Even a year ago, no one could have predicted how rapidly generative AI would take hold and grow in its application. Accepting and fully embracing the implications is going to require significant culture change for companies, an organizational transformation that can take a good many years to see through — not to mention a considerable amount of blood, sweat and tears. Given that the typical tenure of a CEO is four to five years, organizations must now infuse the entire board with a vision and appetite for generative AI’s potential across their operations.

Beyond information and content management and analytics, the next level of generative AI application is likely to be in transforming core processes — from HR, sales, creative marketing, and finance management to IT development and website creation (think: “Please generate a website that does X”). Then, as the technology matures and trust builds, companies in affected markets can more boldly branch out into similar treatment of regulated areas and workflows.

The important point is that AI — and generative AI specifically — is not going anywhere. In fact, it will change the world. Its presence is already prominent, and its potential reach is all-pervasive.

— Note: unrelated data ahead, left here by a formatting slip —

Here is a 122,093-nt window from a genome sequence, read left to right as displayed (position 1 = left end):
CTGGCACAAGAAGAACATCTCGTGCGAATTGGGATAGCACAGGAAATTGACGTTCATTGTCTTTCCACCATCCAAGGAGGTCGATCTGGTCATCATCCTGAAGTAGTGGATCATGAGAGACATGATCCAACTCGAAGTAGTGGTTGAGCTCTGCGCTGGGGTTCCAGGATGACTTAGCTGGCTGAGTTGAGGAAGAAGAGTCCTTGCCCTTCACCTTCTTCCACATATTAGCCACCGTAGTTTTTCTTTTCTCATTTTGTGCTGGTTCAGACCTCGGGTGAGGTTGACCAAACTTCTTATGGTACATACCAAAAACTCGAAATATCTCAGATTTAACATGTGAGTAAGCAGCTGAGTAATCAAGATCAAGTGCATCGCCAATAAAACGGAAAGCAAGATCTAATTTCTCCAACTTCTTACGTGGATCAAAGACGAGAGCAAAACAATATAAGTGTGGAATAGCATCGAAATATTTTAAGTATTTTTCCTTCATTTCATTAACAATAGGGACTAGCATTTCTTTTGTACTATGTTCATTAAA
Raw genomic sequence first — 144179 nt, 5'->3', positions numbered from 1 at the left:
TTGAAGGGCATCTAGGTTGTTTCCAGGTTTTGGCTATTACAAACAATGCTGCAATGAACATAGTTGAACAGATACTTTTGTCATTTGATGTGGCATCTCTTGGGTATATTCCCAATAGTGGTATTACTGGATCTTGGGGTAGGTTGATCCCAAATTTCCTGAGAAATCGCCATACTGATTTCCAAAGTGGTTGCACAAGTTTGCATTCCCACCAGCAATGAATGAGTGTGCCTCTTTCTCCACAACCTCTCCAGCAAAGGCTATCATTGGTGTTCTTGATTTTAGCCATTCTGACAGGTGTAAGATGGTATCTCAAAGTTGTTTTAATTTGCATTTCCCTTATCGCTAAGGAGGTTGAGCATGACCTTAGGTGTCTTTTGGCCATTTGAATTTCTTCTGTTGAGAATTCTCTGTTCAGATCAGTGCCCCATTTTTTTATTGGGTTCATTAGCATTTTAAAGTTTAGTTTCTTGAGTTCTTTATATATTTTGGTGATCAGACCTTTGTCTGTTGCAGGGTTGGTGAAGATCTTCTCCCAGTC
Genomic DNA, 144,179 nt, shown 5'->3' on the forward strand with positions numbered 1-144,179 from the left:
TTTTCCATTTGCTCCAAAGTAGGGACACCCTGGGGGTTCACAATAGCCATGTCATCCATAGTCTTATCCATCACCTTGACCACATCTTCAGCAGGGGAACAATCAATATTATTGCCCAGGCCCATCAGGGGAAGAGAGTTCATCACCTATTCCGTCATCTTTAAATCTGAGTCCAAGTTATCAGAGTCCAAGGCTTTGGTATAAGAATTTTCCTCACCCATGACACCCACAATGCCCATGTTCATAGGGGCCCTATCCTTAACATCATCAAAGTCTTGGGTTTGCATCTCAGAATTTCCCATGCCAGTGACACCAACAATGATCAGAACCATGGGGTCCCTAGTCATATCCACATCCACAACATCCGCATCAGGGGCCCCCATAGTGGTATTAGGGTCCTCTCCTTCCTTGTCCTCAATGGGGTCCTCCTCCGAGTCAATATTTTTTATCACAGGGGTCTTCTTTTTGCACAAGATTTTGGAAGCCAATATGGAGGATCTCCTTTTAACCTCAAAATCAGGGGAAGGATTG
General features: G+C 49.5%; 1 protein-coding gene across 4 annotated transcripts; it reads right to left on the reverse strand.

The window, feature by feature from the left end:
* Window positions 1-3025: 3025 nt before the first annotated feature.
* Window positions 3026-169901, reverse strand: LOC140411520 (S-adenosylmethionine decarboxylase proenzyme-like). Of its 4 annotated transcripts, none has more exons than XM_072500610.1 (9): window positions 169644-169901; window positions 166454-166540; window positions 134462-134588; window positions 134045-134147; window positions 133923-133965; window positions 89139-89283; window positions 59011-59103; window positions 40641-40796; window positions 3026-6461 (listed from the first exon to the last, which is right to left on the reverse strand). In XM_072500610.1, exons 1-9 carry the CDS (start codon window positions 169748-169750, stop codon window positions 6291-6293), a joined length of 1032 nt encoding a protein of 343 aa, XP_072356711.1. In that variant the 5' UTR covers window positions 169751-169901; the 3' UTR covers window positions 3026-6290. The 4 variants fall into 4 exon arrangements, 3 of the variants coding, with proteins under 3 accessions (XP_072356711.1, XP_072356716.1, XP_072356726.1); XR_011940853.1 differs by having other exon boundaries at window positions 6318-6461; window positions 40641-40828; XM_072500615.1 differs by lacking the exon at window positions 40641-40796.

The focus shouldn’t be about developing a separate AI strategy, or even updating the organization’s digital transformation strategy. It should be about weaving generative AI, and indeed any other aspect of digital transformation, into an organization’s core business strategy — and establishing where the technology could and should be harnessed to help deliver this.

Impact on user experience

When considering the ramifications of generative AI on the role of humans, it becomes evident that its impact will be substantial. Undoubtedly, human expertise will continue to play a pivotal role in the critical processes of verifying, providing feedback, refining, and enhancing AI-generated outcomes. However, over time, it is inevitable that the composition of various teams, such as those in IT/web development, HR, finance, and other domains, will undergo significant transformation. This transformation will occur as intelligent technology assumes a more substantial share of the workload, progressively reducing the need for large teams to handle routine tasks and groundwork.

It isn’t just the search and filter intelligence that’s transformative in all of this. It’s the user experience. The way that individuals engage and interact with an application or tool is at least as important as the clever things it can do, after all. And this has a bearing on everything from middleware or IT admin tools to a more advanced stack of content enrichment and workflow management capabilities.

It is imperative to maintain a forward-thinking approach, constantly anticipating what will be both achievable and anticipated within the next three to five years. This entails vigilant monitoring of technological developments and an unwavering commitment to innovation. These endeavors should be firmly rooted in an optimized core business strategy that not only encompasses these evolving priorities but also ensures that the necessary resources and groundwork are in place well in
advance.  

Dirk Bode

Dirk Bode is CEO of fme, an information technology consulting and services company specializing in digital transformation and associated data and content management in regulated markets.